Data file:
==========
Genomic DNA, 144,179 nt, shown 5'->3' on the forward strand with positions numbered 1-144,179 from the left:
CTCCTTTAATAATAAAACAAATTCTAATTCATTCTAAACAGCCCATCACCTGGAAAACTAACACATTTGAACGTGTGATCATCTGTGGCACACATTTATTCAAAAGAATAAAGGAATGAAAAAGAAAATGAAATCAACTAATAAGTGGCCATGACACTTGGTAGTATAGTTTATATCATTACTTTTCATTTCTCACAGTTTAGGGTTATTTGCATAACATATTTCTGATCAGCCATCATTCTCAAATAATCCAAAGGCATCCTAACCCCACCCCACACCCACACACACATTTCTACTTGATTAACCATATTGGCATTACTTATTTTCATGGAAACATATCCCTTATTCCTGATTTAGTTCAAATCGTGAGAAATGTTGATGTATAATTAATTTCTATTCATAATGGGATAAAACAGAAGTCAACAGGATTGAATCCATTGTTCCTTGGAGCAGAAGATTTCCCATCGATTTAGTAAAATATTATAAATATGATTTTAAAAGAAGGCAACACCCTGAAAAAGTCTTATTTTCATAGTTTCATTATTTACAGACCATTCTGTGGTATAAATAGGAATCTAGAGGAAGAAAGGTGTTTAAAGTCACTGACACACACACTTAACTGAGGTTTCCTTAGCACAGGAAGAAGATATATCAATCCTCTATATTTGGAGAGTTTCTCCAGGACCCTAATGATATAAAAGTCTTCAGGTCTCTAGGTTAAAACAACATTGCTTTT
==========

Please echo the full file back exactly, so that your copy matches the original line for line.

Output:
Genomic DNA, 144,179 nt, shown 5'->3' on the forward strand with positions numbered 1-144,179 from the left:
CTCCTTTAATAATAAAACAAATTCTAATTCATTCTAAACAGCCCATCACCTGGAAAACTAACACATTTGAACGTGTGATCATCTGTGGCACACATTTATTCAAAAGAATAAAGGAATGAAAAAGAAAATGAAATCAACTAATAAGTGGCCATGACACTTGGTAGTATAGTTTATATCATTACTTTTCATTTCTCACAGTTTAGGGTTATTTGCATAACATATTTCTGATCAGCCATCATTCTCAAATAATCCAAAGGCATCCTAACCCCACCCCACACCCACACACACATTTCTACTTGATTAACCATATTGGCATTACTTATTTTCATGGAAACATATCCCTTATTCCTGATTTAGTTCAAATCGTGAGAAATGTTGATGTATAATTAATTTCTATTCATAATGGGATAAAACAGAAGTCAACAGGATTGAATCCATTGTTCCTTGGAGCAGAAGATTTCCCATCGATTTAGTAAAATATTATAAATATGATTTTAAAAGAAGGCAACACCCTGAAAAAGTCTTATTTTCATAGTTTCATTATTTACAGACCATTCTGTGGTATAAATAGGAATCTAGAGGAAGAAAGGTGTTTAAAGTCACTGACACACACACTTAACTGAGGTTTCCTTAGCACAGGAAGAAGATATATCAATCCTCTATATTTGGAGAGTTTCTCCAGGACCCTAATGATATAAAAGTCTTCAGGTCTCTAGGTTAAAACAACATTGCTTTT